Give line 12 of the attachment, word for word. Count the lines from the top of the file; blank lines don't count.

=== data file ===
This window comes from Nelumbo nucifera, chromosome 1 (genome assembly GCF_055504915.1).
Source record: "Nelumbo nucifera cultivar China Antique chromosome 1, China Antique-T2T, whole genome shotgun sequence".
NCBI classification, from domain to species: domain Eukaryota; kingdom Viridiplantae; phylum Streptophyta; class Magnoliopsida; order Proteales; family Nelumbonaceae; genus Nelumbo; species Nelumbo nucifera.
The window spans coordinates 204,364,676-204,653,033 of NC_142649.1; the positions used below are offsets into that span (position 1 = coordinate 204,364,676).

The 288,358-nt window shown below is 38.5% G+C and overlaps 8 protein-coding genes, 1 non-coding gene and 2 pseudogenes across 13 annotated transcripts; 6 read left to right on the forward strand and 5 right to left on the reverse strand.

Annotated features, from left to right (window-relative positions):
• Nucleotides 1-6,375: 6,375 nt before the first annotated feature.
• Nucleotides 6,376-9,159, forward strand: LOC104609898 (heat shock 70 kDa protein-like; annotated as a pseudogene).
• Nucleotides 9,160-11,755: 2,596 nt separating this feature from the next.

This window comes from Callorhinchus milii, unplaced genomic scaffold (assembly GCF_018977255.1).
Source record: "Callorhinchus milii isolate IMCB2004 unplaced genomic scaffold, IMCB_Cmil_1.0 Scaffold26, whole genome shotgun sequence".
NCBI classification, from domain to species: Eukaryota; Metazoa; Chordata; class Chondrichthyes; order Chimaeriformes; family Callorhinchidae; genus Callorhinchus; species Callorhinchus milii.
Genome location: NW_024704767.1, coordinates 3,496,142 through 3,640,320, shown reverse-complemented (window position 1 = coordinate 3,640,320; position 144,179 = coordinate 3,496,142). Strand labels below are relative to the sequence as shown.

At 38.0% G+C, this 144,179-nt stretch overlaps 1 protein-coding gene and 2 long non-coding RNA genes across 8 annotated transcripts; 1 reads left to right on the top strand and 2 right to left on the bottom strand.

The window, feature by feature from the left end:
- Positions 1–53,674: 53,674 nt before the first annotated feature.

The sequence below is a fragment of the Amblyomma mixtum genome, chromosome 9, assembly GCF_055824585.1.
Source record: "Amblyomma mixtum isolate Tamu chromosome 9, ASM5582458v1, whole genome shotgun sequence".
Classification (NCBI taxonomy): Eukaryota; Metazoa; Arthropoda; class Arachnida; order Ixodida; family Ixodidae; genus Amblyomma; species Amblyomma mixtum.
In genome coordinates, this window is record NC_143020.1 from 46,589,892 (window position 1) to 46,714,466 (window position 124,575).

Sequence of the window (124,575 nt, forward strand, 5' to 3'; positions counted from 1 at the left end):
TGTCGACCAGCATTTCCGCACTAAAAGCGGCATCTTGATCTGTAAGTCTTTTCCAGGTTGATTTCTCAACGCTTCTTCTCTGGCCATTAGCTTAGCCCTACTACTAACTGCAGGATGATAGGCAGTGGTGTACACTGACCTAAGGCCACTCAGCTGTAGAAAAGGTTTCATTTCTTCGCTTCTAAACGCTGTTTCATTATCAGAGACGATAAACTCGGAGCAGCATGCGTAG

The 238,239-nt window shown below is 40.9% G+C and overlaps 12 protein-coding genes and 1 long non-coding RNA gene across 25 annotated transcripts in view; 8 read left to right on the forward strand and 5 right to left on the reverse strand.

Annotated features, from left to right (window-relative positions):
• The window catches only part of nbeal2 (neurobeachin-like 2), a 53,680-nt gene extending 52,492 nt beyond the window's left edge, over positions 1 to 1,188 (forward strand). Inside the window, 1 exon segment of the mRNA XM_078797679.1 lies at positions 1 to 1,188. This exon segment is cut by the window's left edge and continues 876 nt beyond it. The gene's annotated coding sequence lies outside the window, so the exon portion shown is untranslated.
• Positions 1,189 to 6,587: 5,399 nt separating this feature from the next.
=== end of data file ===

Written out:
NCBI classification, from domain to species: Eukaryota; Metazoa; Chordata; class Chondrichthyes; order Chimaeriformes; family Callorhinchidae; genus Callorhinchus; species Callorhinchus milii.